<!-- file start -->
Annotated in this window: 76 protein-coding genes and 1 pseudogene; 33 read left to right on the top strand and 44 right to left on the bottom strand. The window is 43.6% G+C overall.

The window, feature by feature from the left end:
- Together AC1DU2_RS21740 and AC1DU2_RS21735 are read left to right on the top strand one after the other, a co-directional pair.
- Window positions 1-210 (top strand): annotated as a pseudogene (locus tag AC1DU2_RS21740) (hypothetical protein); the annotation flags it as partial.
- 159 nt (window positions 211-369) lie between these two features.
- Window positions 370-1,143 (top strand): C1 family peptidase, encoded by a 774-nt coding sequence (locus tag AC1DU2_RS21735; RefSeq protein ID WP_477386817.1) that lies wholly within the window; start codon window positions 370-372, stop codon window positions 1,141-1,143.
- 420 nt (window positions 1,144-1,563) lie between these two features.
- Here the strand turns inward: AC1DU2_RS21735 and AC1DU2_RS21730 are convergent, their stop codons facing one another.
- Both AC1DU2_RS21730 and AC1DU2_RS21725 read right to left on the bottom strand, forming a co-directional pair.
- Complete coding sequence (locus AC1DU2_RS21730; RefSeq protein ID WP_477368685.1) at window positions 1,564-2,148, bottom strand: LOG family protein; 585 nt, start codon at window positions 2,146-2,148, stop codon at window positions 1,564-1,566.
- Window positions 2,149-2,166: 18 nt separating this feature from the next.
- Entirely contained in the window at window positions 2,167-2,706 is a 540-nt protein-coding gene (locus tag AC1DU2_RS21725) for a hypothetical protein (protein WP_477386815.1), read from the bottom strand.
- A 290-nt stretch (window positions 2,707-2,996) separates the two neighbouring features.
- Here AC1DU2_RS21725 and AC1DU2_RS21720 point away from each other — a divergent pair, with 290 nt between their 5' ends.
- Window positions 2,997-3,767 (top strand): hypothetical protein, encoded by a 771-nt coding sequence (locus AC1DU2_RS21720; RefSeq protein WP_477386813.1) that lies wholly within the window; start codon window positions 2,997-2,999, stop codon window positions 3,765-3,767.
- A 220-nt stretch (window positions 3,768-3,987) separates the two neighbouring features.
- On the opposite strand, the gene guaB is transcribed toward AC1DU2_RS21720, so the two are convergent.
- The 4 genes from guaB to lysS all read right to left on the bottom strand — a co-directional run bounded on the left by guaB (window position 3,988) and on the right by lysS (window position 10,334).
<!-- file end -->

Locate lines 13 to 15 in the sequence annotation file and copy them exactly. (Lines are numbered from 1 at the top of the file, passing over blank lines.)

- A 290-nt stretch (window positions 2,707-2,996) separates the two neighbouring features.
- Here AC1DU2_RS21725 and AC1DU2_RS21720 point away from each other — a divergent pair, with 290 nt between their 5' ends.
- Window positions 2,997-3,767 (top strand): hypothetical protein, encoded by a 771-nt coding sequence (locus AC1DU2_RS21720; RefSeq protein WP_477386813.1) that lies wholly within the window; start codon window positions 2,997-2,999, stop codon window positions 3,765-3,767.